During these times, she was fond of telling me the story of how, when she was but a wee lass of sixteen, she got a job. I won't tell you the year it happened, because that would be uncouth, but this was during a time when a grade school education had the weight of a high school education, a high school education had the weight of a college education, and her future husband was busy trying not to get killed by the Japanese in the Philippines.
There, I can't be any more couth than that.
Before she joined the workforce, my mother was enrolled in a catholic high school her father insisted she and her sisters go to. However, my mother wanted more out of life than that, so she quit school without telling her parents and got a job at the Kress Department Store downtown, not far from where the catholic high school was. Every morning, she'd catch the city bus with her sisters, but they would go their separate ways once they stepped off.
Her father was very angry when the truth came out, as it always does. In this case, the nuns at the catholic school sent a note with one of my mom’s sisters, asking him why she wasn’t attending school.
“What?” he yelled at his wife, who didn’t know a thing about it.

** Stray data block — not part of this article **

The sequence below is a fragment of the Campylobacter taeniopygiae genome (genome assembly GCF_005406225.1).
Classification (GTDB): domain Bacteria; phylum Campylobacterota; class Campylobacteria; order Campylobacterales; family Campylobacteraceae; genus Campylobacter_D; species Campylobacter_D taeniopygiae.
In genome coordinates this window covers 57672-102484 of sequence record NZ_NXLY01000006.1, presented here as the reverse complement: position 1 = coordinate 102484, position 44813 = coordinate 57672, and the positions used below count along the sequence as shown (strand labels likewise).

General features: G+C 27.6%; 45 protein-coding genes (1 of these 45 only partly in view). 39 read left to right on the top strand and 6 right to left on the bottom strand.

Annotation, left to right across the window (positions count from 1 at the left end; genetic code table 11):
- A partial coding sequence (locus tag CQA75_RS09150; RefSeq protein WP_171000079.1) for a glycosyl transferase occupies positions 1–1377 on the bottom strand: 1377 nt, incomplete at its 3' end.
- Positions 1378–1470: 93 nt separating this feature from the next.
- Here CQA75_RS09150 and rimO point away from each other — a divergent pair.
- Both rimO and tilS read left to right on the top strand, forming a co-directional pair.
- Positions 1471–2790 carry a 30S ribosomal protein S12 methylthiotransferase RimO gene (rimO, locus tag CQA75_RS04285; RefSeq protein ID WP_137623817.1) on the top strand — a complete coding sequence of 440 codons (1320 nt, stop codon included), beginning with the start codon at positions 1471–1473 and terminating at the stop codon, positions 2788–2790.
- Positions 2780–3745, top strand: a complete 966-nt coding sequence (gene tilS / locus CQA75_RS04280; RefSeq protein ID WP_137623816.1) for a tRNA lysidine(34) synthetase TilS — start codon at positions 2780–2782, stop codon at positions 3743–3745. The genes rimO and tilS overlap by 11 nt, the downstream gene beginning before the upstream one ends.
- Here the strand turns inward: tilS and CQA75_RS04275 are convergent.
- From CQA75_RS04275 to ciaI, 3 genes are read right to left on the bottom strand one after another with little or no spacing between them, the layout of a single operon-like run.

“Why?” he yelled at his daughter when she got home that afternoon.
“I want to buy myself nice things," she explained, and her father’s answer to this was...
Well, he started crying.
And then he began yelling and threatening.
Still, no matter how much he yelled or threatened, my mother refused to quit her job.
"I just want to buy myself nice things,”she kept trying to explain to him.
Her father had no choice but to give in.
Drying the tears in his eyes, he told her, “You’re the first girl in my family to ever work,” and, considering the time, it was probably true.
Not surprisingly, my grandfather never got a rebate from the catholic school for the time my mother wasn’t attending classes.
Still, that’s not the story I want to tell you.
This is the story:
One day, when she was at work, a man she had never seen before asked if she had ever thought about becoming a movie star. He was a bigwig from Hollywood, but, then, aren’t they all? Whether he was legitimate or not, my mother never found out, but he did have a business card, and he gave it to her with the instructions to, “Give me a call.”
When my mother went home after work, she excitedly told her sisters what had happened. They all squealed like the young girls they were. Excitedly, they ran into the living room and told their mom and dad, who weren’t quite as excited. Her father took away that business card and told--make that, ordered--my mother not to ever contact that man and to immediately let them know if he tried to speak with her again.
My mom was too innocent to know the evil that can happen to innocent young girls, so she was disappointed. Still, soon after that, she met my dad, had a family, so you could say her life perked up.
“So you could have become an actress,” I would tell her, probably with a mouth full of fried egg.
“I did become an actress,” she would insist.
“You did?”“Yes,” she would say. “You see, when your father complains, I act like I’m listening.”
Raising My Father
JimDuchene.BlogSpot.com American Chimpanzee